Democrats gravitated toward Casey for U.S. Senate because they learned they could not just be the party of Michael Moore and Ted Kennedy. Some of those "red voters" used to be true blue. In the Northeast and Midwest they are known as Reagan Democrats. In the South, they are Christians who vote their beliefs.

Casey cannot rescue a Mudville Party by engaging in the same mudslinging that he used against Rendell. The real problem this cycle for Casey and the Democratic Party is that their hero is well-known, liked and presentable, but still has no message. Couple that with a lackluster delivery and an all-star he never will be.

Voters want za-za-za-ZOOM. That is why they gravitate to personalities like Santorum and Rendell.

So forget the polls, analysts and talking heads. Watch the personalities of the candidates and listen to what they say about the issues. That will decide the outcome of next year's race.

For Bob Casey, spring training is about to end; it's time to see if he is ready to bat in the majors. But he'll need some political Viagra to perk up his decidedly za-za-za-less zoom.

Salena Zito, a political consultant who has worked for both Democrats and Republicans, lives in Mt. Lebanon. E-mail her at:"

Saturday, September 03, 2005

Former CIA Director Tenet Threatens Disclosures?

Former CIA Director Tenet Threatens Disclosures?: "With Carl Limbacher and Staff
For the story behind the story...

Friday, Sept. 2, 2005 11:00 a.m. EDT
Former CIA Director Tenet Threatens Disclosures?

Former CIA director George Tenet, said to be the target of what the Washington Times called "a scathing report by Inspector General John Helgerson” - may go public with embarrassing disclosures about the Bush administration and its actions leading up to Sept. 11, 2001.

The CIA report, prepared as the result of a 17-month investigation by a team of 11 CIA officials, blames Tenet and several top CIA officials for its failure pre-9/11 to deal with al-Qaida.

But former Reagan White House aide and intelligence expert John B. Roberts II, quoting an anonymous source close to Tenet, wrote in Thursday's Washington Times that the former chief spook has no intention of taking it lying down.

The report, delivered to Congress this week, recommends punitive sanctions against Tenet, former Deputy Director of Operations James L. Pavitt and former counter-terrorist center head J. Cofer Black.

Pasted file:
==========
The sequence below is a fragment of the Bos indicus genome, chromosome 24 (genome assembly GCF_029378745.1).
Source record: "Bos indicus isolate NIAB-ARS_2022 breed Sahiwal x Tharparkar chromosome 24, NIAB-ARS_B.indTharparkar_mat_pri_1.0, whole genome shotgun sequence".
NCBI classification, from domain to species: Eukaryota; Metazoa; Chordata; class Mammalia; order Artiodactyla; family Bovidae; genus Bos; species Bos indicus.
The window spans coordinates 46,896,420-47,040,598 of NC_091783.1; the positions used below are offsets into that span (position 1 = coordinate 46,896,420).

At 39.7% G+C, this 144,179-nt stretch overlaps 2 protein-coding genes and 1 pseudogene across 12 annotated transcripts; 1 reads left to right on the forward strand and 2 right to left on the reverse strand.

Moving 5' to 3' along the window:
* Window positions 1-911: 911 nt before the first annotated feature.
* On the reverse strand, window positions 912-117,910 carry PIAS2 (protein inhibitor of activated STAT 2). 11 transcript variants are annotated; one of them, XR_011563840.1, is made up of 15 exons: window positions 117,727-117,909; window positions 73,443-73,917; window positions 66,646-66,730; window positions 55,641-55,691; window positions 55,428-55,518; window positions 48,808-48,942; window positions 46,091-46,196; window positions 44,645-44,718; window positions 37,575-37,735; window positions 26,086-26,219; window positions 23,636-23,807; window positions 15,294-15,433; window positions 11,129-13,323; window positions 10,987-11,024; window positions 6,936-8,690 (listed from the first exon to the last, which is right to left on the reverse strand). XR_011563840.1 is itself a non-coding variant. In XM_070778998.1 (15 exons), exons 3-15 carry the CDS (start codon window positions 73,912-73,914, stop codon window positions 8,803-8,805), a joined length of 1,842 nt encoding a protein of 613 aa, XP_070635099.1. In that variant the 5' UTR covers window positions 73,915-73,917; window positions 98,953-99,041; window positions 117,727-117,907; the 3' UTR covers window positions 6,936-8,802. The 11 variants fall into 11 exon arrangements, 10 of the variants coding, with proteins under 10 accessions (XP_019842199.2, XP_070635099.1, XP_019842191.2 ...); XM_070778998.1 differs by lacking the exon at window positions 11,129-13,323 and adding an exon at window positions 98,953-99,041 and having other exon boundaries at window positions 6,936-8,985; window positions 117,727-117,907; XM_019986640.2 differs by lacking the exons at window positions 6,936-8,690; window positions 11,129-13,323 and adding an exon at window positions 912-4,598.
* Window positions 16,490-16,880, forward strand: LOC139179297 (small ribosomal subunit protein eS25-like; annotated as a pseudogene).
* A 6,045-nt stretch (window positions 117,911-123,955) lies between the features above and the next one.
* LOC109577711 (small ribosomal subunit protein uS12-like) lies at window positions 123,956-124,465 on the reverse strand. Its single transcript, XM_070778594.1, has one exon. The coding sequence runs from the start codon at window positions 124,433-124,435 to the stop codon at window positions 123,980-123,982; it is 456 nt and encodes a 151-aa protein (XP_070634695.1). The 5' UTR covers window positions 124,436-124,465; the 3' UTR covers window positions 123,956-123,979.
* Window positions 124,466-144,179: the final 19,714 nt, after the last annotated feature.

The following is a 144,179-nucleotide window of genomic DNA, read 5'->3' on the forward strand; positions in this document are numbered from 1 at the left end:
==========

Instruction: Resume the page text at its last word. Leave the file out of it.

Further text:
Roberts writes, "George Tenet is not going to let himself become the fall guy for the September 11th intelligence failures, according to a former intelligence officer and a source friendly to Mr. Tenet.”

In retaliation, Roberts says that Tenet may turn the tables and put the blame on President Bush.

Tenet, he claims, has already written a fiery, 20-page, "tightly knitted rebuttal” to the Inspector General's report. But Tenet's response has been marked "classified," in contrast to usual CIA practice. Also unavailable to the public is the report itself.

Roberts says Tenet's decision to strike back could be very bad news for the President.

Wrote Roberts, "Mr. Tenet's decision to defend himself against the charges in the report poses a potential crisis for the White House.

"According to a former clandestine services officer, the former CIA director turned down a publisher's $4.5 million book offer because he didn't want to embarrass the White House by rehashing the failure to prevent September 11 and the flawed intelligence on Iraq's weapons of mass destruction.”

Quoting a "knowledgeable source,” Roberts wrote that Tenet "had a ‘wink and a nod’ understanding with the White House that he wouldn't be scapegoated for intelligence failings.”

Roberts claims a "deal" was made between Tenet and Bush, one that was sealed with the President’s award of the Presidential Freedom Medal to the former CIA head.

In his rebuttal, Tenet, Roberts warns, "treads perilously close to affirming the account of Richard Clarke, the former NSC terrorism official who claimed the Bush administration's had delayed adopting a strategy against al-Qaida."

Current CIA Director Porter Goss is between a rock and a hard place, according to Roberts, who explains that Goss will be criticized for covering up if he does nothing. But if he follows the IG's recommendation to convene formal hearings as a prelude to sanctions, Tenet himself may go public to defend his reputation by damaging the President and his administration.

Roberts concludes: "The $4.5 million book offer may soon be back on the table, and this time Mr. Tenet might take it.”"